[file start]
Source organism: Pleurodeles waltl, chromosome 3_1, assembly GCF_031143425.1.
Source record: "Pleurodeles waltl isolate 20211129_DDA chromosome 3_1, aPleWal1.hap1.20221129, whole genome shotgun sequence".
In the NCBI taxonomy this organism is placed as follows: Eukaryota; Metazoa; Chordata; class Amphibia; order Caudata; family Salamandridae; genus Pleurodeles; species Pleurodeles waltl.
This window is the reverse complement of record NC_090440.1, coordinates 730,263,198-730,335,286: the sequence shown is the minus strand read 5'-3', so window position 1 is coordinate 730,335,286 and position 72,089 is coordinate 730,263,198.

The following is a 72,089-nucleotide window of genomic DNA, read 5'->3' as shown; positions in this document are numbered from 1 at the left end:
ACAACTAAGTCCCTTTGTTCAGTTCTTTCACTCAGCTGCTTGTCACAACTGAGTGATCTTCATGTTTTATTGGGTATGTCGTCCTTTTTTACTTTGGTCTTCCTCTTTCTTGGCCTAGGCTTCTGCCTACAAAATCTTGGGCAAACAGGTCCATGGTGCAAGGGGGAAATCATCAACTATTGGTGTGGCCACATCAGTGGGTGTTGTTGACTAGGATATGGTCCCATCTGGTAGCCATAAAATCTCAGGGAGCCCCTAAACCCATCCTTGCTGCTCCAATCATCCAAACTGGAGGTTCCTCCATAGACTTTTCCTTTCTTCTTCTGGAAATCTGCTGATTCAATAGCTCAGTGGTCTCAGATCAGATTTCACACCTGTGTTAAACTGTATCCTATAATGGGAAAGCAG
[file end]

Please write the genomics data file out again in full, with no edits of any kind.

Source organism: Pleurodeles waltl, chromosome 3_1, assembly GCF_031143425.1.
Source record: "Pleurodeles waltl isolate 20211129_DDA chromosome 3_1, aPleWal1.hap1.20221129, whole genome shotgun sequence".
In the NCBI taxonomy this organism is placed as follows: Eukaryota; Metazoa; Chordata; class Amphibia; order Caudata; family Salamandridae; genus Pleurodeles; species Pleurodeles waltl.
This window is the reverse complement of record NC_090440.1, coordinates 730,263,198-730,335,286: the sequence shown is the minus strand read 5'-3', so window position 1 is coordinate 730,335,286 and position 72,089 is coordinate 730,263,198.

The following is a 72,089-nucleotide window of genomic DNA, read 5'->3' as shown; positions in this document are numbered from 1 at the left end:
ACAACTAAGTCCCTTTGTTCAGTTCTTTCACTCAGCTGCTTGTCACAACTGAGTGATCTTCATGTTTTATTGGGTATGTCGTCCTTTTTTACTTTGGTCTTCCTCTTTCTTGGCCTAGGCTTCTGCCTACAAAATCTTGGGCAAACAGGTCCATGGTGCAAGGGGGAAATCATCAACTATTGGTGTGGCCACATCAGTGGGTGTTGTTGACTAGGATATGGTCCCATCTGGTAGCCATAAAATCTCAGGGAGCCCCTAAACCCATCCTTGCTGCTCCAATCATCCAAACTGGAGGTTCCTCCATAGACTTTTCCTTTCTTCTTCTGGAAATCTGCTGATTCAATAGCTCAGTGGTCTCAGATCAGATTTCACACCTGTGTTAAACTGTATCCTATAATGGGAAAGCAG